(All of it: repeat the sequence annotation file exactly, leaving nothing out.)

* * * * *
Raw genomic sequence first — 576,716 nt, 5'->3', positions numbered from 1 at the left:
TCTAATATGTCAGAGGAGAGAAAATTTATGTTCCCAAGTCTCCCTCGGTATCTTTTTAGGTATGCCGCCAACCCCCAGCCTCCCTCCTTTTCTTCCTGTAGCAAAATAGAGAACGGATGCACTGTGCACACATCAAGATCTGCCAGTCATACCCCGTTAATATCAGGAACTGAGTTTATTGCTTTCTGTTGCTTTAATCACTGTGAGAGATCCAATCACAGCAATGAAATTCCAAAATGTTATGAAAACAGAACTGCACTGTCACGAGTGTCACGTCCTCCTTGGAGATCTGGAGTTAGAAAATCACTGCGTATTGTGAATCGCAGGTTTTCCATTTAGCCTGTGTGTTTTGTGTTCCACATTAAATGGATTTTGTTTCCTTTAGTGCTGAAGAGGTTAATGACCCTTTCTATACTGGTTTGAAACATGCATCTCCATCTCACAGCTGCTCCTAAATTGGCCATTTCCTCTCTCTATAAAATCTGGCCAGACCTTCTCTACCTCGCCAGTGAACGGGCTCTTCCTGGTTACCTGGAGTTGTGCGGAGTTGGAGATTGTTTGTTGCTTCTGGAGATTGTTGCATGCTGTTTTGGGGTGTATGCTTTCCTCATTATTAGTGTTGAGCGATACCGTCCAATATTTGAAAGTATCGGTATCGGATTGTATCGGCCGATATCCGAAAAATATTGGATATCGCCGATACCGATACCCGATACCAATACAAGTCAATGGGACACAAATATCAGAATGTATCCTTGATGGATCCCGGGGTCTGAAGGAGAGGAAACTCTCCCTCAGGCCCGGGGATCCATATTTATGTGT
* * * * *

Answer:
Raw genomic sequence first — 576,716 nt, 5'->3', positions numbered from 1 at the left:
TCTAATATGTCAGAGGAGAGAAAATTTATGTTCCCAAGTCTCCCTCGGTATCTTTTTAGGTATGCCGCCAACCCCCAGCCTCCCTCCTTTTCTTCCTGTAGCAAAATAGAGAACGGATGCACTGTGCACACATCAAGATCTGCCAGTCATACCCCGTTAATATCAGGAACTGAGTTTATTGCTTTCTGTTGCTTTAATCACTGTGAGAGATCCAATCACAGCAATGAAATTCCAAAATGTTATGAAAACAGAACTGCACTGTCACGAGTGTCACGTCCTCCTTGGAGATCTGGAGTTAGAAAATCACTGCGTATTGTGAATCGCAGGTTTTCCATTTAGCCTGTGTGTTTTGTGTTCCACATTAAATGGATTTTGTTTCCTTTAGTGCTGAAGAGGTTAATGACCCTTTCTATACTGGTTTGAAACATGCATCTCCATCTCACAGCTGCTCCTAAATTGGCCATTTCCTCTCTCTATAAAATCTGGCCAGACCTTCTCTACCTCGCCAGTGAACGGGCTCTTCCTGGTTACCTGGAGTTGTGCGGAGTTGGAGATTGTTTGTTGCTTCTGGAGATTGTTGCATGCTGTTTTGGGGTGTATGCTTTCCTCATTATTAGTGTTGAGCGATACCGTCCAATATTTGAAAGTATCGGTATCGGATTGTATCGGCCGATATCCGAAAAATATTGGATATCGCCGATACCGATACCCGATACCAATACAAGTCAATGGGACACAAATATCAGAATGTATCCTTGATGGATCCCGGGGTCTGAAGGAGAGGAAACTCTCCCTCAGGCCCGGGGATCCATATTTATGTGT